Succeeding wash, solubilization employing urea as chaotropic agent is usually performed (Table 4). Reducing agents like DTT and β-mercaptoethanol are added to keep cysteine residues in a reduced state and hinder the formation of intra- and intermolecular disulfide bonds [42], [63]. Since DTT can react with oxygen to hydrogen peroxide and is thus reduced, nitrogen purging through the solubilization medium is recommended [6], [32]. Chelating agents, such as EDTA, are commonly used to reduce metal-catalyzed air oxidation of cysteines [42]. As for temperature, 4 °C or room temperature is mostly chosen. Solubilization times of up to 6 h were reported [6], [27]. We recommend not prolonging the solubilization process needlessly since DTT is unstable and undergoes oxidation. Consequently, cysteines are no longer kept in the reduced state and undesired disulfide bonds might be formed [63].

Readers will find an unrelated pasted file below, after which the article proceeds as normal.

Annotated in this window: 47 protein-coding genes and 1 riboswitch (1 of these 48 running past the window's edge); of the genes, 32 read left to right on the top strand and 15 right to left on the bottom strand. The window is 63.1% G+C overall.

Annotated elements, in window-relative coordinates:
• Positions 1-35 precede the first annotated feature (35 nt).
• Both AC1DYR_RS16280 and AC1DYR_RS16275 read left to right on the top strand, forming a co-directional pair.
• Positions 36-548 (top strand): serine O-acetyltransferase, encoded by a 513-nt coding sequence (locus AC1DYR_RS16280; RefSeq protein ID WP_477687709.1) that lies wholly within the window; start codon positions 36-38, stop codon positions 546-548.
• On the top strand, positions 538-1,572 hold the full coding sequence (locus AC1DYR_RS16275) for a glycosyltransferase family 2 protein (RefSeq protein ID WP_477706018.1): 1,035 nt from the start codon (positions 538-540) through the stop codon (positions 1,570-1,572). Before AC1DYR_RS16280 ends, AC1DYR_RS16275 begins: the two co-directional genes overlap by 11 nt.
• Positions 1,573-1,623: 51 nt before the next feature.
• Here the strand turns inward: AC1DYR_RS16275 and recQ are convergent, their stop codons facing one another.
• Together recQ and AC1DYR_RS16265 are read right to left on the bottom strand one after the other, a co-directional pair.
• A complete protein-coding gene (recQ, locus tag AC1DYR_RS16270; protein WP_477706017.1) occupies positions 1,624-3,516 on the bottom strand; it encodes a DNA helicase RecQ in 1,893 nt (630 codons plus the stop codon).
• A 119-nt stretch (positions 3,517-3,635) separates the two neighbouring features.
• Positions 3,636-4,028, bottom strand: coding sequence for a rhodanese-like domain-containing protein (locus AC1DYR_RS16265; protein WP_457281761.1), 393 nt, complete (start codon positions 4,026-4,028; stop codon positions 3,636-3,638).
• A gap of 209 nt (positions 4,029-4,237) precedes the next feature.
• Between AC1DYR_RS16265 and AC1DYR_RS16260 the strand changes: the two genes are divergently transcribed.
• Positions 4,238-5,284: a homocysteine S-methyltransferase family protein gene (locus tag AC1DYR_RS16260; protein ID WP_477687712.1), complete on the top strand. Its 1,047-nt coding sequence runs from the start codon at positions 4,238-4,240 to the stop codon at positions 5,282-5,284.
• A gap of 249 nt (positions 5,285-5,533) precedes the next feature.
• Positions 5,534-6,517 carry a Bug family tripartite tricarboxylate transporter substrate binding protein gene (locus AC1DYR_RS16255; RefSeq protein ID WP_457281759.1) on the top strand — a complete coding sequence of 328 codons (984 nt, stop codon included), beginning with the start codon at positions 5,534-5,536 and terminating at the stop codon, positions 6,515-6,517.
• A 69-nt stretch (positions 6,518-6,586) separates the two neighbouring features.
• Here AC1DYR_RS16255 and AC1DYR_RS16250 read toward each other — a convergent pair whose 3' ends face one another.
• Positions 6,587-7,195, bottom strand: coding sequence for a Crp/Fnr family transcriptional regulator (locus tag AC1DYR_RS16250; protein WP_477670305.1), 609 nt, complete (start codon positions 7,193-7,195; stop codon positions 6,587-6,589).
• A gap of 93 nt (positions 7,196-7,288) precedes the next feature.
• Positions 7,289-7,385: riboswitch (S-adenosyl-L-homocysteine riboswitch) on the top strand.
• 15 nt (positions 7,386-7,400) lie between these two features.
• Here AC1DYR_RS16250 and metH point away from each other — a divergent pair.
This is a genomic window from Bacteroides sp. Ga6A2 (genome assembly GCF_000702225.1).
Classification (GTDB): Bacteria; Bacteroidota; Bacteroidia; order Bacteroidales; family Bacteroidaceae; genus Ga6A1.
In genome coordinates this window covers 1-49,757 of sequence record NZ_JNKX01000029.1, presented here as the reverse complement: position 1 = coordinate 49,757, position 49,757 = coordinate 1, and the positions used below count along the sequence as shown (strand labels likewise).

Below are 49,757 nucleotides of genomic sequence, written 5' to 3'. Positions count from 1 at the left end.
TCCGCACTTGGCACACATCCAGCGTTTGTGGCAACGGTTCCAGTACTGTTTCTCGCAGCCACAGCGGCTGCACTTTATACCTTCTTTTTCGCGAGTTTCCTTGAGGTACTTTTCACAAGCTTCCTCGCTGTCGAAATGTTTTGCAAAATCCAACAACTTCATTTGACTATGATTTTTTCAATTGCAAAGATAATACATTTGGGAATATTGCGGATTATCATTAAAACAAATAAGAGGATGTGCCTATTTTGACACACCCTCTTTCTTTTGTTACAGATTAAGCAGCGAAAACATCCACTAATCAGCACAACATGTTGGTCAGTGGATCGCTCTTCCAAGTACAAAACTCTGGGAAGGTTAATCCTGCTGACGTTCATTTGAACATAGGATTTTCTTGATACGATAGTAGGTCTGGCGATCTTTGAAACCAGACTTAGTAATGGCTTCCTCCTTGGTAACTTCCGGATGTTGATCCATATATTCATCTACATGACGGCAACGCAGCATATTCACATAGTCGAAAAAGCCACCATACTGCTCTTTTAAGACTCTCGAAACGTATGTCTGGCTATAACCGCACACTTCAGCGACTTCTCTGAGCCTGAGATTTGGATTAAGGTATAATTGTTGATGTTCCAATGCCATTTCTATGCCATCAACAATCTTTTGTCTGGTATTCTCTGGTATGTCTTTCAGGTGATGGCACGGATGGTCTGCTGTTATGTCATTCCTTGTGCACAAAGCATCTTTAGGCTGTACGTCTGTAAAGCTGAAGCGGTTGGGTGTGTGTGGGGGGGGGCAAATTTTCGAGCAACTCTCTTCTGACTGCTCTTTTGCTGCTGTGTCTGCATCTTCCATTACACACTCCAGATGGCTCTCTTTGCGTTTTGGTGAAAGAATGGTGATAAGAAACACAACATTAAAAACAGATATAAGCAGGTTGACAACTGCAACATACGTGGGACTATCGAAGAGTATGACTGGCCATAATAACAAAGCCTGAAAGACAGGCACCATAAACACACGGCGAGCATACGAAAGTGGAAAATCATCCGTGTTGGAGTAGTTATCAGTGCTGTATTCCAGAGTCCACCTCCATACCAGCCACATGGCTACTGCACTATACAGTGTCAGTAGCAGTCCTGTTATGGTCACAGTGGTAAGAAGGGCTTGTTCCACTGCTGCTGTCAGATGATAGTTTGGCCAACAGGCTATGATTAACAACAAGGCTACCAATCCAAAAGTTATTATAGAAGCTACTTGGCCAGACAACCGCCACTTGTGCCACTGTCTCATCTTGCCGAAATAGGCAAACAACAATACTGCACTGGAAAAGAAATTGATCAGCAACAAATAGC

2.4. Refolding

The first three processing steps of peroxidase IBs, namely recovery, wash and solubilization, correspond to the commonly used platform technology applied on all kinds of proteins (Fig. 2). However, since peroxidases share the specific feature of having Ca2+ and heme incorporated in their active sites, it is obvious that this must be especially considered in IB refolding.

2.4.1. Refolding buffer

A typical refolding buffer for peroxidases is shown in Table 5.

Table 5
Typical IB refolding buffer for peroxidases.